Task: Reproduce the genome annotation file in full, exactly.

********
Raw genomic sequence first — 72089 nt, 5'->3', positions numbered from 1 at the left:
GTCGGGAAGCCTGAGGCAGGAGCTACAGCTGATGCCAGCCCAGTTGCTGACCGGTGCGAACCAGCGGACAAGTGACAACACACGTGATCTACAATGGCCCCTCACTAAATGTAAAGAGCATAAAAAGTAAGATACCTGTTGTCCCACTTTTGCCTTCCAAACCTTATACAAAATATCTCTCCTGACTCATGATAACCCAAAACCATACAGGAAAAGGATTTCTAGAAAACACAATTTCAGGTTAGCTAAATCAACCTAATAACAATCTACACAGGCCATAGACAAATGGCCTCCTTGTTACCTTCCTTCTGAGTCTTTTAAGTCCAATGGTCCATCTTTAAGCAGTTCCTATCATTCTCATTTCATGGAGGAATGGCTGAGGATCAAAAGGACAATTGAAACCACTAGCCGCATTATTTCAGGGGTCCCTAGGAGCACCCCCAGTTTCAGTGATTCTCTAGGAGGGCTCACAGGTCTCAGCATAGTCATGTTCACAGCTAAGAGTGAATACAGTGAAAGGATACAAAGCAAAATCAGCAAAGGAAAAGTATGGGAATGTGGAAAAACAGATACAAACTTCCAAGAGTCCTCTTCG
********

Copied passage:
Raw genomic sequence first — 72089 nt, 5'->3', positions numbered from 1 at the left:
GTCGGGAAGCCTGAGGCAGGAGCTACAGCTGATGCCAGCCCAGTTGCTGACCGGTGCGAACCAGCGGACAAGTGACAACACACGTGATCTACAATGGCCCCTCACTAAATGTAAAGAGCATAAAAAGTAAGATACCTGTTGTCCCACTTTTGCCTTCCAAACCTTATACAAAATATCTCTCCTGACTCATGATAACCCAAAACCATACAGGAAAAGGATTTCTAGAAAACACAATTTCAGGTTAGCTAAATCAACCTAATAACAATCTACACAGGCCATAGACAAATGGCCTCCTTGTTACCTTCCTTCTGAGTCTTTTAAGTCCAATGGTCCATCTTTAAGCAGTTCCTATCATTCTCATTTCATGGAGGAATGGCTGAGGATCAAAAGGACAATTGAAACCACTAGCCGCATTATTTCAGGGGTCCCTAGGAGCACCCCCAGTTTCAGTGATTCTCTAGGAGGGCTCACAGGTCTCAGCATAGTCATGTTCACAGCTAAGAGTGAATACAGTGAAAGGATACAAAGCAAAATCAGCAAAGGAAAAGTATGGGAATGTGGAAAAACAGATACAAACTTCCAAGAGTCCTCTTCG